NREL study shows renewable energy potential in every state

August 2, 2012 5:35 am | News | Comments

A new study of renewable energy’s technical potential finds that every state in the nation has the space and resource to generate clean energy. The National Renewable Energy Laboratory produced the study, which looks at available renewable resources in each state and establishes an upper-boundary estimate of development potential.

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Federal panel supports Kansas biosecurity lab project

July 15, 2012 2:20 pm | by John Milburn, Associated Press | News | Comments

A government-backed committee of the National Research Council issued a report Friday saying the United States would have adequate biosecurity protections even if plans for a proposed $1.14 billion lab in Kansas are scaled back.

Can fracking pollute water? Study tries to answer

July 13, 2012 3:51 am | by Kevin Begos, Associated Press | News | Comments

A drilling company in southwestern Pennsylvania has given researchers at National Energy Technology Laboratory access to a commercial drilling site, a move that may provide some of the first solid answers to a controversial question: Can gas drilling fluids migrate and pose a threat to drinking water?

Study: Natural gas “much-needed tool” in climate battle

July 10, 2012 2:54 pm | News | Comments

The conclusion of a new study by Cornell University Professor Lawrence M. Cathles shows that, no matter the timeframe considered, substituting natural gas energy for all coal and some oil production provides about 40% of the global warming benefit that a complete switch to low-carbon sources would deliver. And, it would be a far quicker option than going to sources like nuclear or solar.

DARPA creates program to promote robotic actuation efficiency

July 5, 2012 7:41 am | News | Comments

Humans and animals have evolved to consume energy very efficiently for movement. If robotic actuation can be made to approach the efficiency of human and animal actuation, the range of practical robotic applications will greatly increase. To help this progression, DARPA has created the M3 Actuation program with the goal of achieving a 2,000% increase in the efficiency of power transmission and application.

China defends curbs on rare earths

June 20, 2012 3:44 am | by Joe McDonald, Associated Press | News | Comments

China on Wednesday defended its export curbs on rare earths used in high-tech products as an environmental measure and rejected a World Trade Organization challenge by the United States, Europe, and Japan.

Study: U.S. must encourage development of Canadian oil sands

June 12, 2012 5:03 am | News | Comments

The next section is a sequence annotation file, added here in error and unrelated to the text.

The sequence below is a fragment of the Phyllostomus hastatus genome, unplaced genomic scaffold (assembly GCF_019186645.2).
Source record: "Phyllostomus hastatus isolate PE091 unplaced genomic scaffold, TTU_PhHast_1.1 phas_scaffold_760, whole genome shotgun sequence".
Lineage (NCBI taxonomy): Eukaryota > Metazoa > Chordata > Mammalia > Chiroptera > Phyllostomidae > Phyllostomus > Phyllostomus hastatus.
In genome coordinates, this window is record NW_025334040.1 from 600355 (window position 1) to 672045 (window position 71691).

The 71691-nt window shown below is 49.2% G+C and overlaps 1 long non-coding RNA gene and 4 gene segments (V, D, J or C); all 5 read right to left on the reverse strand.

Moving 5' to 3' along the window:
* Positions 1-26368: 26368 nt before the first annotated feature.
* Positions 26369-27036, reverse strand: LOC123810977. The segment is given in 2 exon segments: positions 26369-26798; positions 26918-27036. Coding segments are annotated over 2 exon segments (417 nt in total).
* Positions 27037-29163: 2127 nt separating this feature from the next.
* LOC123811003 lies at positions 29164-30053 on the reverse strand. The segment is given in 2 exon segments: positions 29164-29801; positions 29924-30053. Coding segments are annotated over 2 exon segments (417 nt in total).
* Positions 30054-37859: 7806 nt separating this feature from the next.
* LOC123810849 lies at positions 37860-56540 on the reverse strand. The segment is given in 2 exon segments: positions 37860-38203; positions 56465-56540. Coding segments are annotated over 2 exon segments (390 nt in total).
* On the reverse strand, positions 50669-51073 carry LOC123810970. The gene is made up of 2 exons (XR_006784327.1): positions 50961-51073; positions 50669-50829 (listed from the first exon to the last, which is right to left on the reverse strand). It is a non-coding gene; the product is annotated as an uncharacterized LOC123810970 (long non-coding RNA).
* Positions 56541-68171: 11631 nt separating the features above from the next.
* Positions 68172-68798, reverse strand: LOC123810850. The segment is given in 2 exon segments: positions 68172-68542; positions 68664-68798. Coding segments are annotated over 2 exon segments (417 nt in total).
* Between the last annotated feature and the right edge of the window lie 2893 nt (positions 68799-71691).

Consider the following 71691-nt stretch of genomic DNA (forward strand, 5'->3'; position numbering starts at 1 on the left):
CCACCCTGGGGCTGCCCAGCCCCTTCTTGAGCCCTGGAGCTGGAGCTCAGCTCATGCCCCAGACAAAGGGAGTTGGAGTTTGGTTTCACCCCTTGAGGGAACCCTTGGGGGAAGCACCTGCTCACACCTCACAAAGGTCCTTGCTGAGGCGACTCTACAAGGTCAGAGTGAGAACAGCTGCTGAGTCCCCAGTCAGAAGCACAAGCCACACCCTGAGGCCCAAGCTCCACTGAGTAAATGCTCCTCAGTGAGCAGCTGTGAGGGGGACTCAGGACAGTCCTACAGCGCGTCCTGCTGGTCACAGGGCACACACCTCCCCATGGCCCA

To successfully reduce the United States' dependence on fuels from outside North America, the government must pursue policies that foster the diversion of Canadian oil sands crude to U.S. Gulf Coast refineries, according to a new study by Rice University's Baker Institute for Public Policy.

A new look at prolonged radiation exposure

May 15, 2012 3:42 am | by Anne Trafton, MIT News Office | News | Comments

A new study from Massachusetts Institute of Technology scientists suggests that the guidelines governments use to determine when to evacuate people following a nuclear accident may be too conservative. The study found that when mice were exposed to radiation doses about 400 times greater than background levels for five weeks, no DNA damage could be detected.

Support for climate change action drops

May 9, 2012 10:22 am | by Rob Jordan, Stanford University | News | Comments

Americans' support for government action on global warming remains high but has dropped during the past two years, according to a new survey by Stanford University researchers in collaboration with Ipsos Public Affairs. Political rhetoric and cooler-than-average weather appear to have influenced the shift, but economics doesn't appear to have played a role.

How biotech will benefit from new patent laws

May 1, 2012 5:48 pm | News | Comments

Industrial biotechnology companies rely heavily on patents to attract investment to fund R&D. The recent America Invents Act stands to have a significant impact on technology innovators such as biotech firms, and two recently published papers from patent law experts help explain the extent of these shifts.

Study: Clean energy scale-up needs reality check

May 1, 2012 5:30 pm | by Mark Golden, Precourt Institute for Energy at Stanford University | News | Comments

In a post-Solyndra, budget-constrained world, the transition to a decarbonized energy system faces great hurdles. Overcoming these hurdles will require smarter and more focused policies. Two Stanford writers outline their visions in a pair of analyses.

Study: America's clean energy policies need a reality check

May 1, 2012 12:28 pm | by Mark Golden, Stanford University | News | Comments

In a post-Solyndra, budget-constrained world, the transition to a decarbonized energy system faces great hurdles. Overcoming these hurdles will require smarter and more focused policies. Two Stanford University writers outline their visions in a pair of high-profile analyses.

Student-devised process would prep Chinese shale gas for sale

May 1, 2012 7:18 am | News | Comments

A team of Rice University students recently fulfilled a challenge to economically turn shale gas produced in China into a range of useful, profitable and environmentally friendly products. In building its plan, the team had to deal not only with processing what's known as "sour gas" straight out of the wellhead, but also had to come up with a solid budget for the construction and profitable operation of the plant as well as a strategy to protect the environment.